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All types of flat roof insulation rely on trapped air to provide a resistance to the flow of heat. If the insulation used is a foam it will trap the air in a cellular structure. And if it is a fibrous material it will trap the air between its fibres. The insulation efficiency of a fibrous material will come down to the orientation and the size of its fibres.
There are four main types of insulation boards which can be separated as follows:
This includes: wood fibreboard and cork.
This includes: mineral wool, cellular glass and perlite.
3) Plastic Foams
This includes: polystyrene (bead), polystyrene (extruded), rigid urethane and phenolic.
4) Composite Boards
This includes: cork/urethane, perlite/urethane, perlite/phenolic, fibreboard/polystyrene.
There are a wide range of insulation boards available which have proprietary modifications to the basic material used. These modifications are made with the intention of providing superior thermal efficiency. There are also insulation boards sold with facings attached. These facings are often in metal foil, plastic paper, fibreglass tissue or bituminous roofing.
An insulation board should not be chosen solely on it's thermal efficiency. An equally important function of the insulation is to provide firm support for the waterproofing. Both the moisture and thermal movement characteristics of the insulation must be understood. The waterproofing must be appropriately bonded. This will be either fully or partially. The suitability of a particular board for the roof in question must also be considered. An insulation board which cannot be handled and fixed without damage can jeopardise the entire flat roofing system. The qualities to look for when analysing the suitability of an insulation board include: corners which are not susceptible to damage, ease of cutting, materials which no special techniques needed for application and robust working surfaces which are not abrasive to touch, dusty or easily crumbled.
This was the first type of board used for the insulation of flat roofs. However, today it is very rarely used because it does not meet modern U-value requirements. additionally this type of board can suffer from decay if it gets damp. It can be used as a cost effective facing material laid on top of expanded polystyrene insulation to protect the polystyrene from the heat of hot bitumen or asphalt. Wood fibreboard can also be used as overlay board for re-roofing. One potential problem with wood fibreboard is if it absorbs moisture. This moisture absorption can cause the fibreboard to move and cause problems to the waterproofing at the joints in the fibreboard.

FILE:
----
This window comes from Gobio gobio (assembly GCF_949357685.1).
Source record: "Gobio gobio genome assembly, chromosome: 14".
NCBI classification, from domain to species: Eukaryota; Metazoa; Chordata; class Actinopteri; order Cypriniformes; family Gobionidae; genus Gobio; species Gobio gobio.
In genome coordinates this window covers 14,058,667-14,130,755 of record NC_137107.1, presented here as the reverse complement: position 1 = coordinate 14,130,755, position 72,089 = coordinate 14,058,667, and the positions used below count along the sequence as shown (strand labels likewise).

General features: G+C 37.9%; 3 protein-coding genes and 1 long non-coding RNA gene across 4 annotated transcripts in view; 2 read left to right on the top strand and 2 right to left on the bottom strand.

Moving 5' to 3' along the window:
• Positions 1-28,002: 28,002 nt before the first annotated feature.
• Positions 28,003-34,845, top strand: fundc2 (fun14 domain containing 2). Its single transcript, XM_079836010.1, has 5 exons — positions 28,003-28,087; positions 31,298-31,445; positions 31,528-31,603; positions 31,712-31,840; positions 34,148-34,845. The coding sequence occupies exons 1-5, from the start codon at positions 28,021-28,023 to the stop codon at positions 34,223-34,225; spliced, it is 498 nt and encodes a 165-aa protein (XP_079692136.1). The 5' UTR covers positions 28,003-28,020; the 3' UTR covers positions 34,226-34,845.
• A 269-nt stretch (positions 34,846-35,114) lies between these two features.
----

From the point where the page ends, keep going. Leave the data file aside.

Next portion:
Cork is an insulation material which has proven itself over many years. It is made from pure granulated cork which is compressed and steam baked. The cork is held together by natural cork gum. Cork is moisture resistant and does not decay. It can be used above highly humid conditions. Cork has low coefficient for thermal expansion meaning it will be able to tolerate a fully bonded built-up roofing specification. With a good laminar flow and compressive strength cork insulation is suitable for asphalt roofing.
Cork is quite brittle to handle so a thickness of at least 25mm is recommended. Despite being rather delicate when handled, once laid as insulation board it is firm under foot traffic. This means cork can be laid underneath a membrane for a flat roof which is going to be subject to foot traffic. If cork is to be laid over metal decking underlay may be required to provide support over the troughs of the metal decking. Cork can be seen widely used to provide heat resistance and stable facing to rigid urethane insulation. This forms a composite insulation.
Perlite is an amorphous volcanic glass. It contains a small percentage of water. This causes perlite in powder from to expand by approximately 20 times in size when it is heated. During the manufacturing process, perlite is combined with mineral fibres and binders. This results in a roof board with a thermal insulation value similar to wood fibreboard. However, perlite insulation board has a significantly lower combustible content. One side of perlite board is usually treated with a bitumen emulsion during the manufacturing process. This is to increase the resistance of the board to bitumen absorption and to bind the surface.
Generally, perlite boards have a low laminar strength but a good compressive strength. They resist decay, however any absorbed moisture can significantly weaken the board. Perlite boards are quite brittle which means it is advised to have perlite board which is at least 25mm thick.
If you would like RJ Evans to provide any information related to flat roof insulation, please contact us or call us now on 01277 375 511. One of our friendly flat roofing specialists will be delighted to help.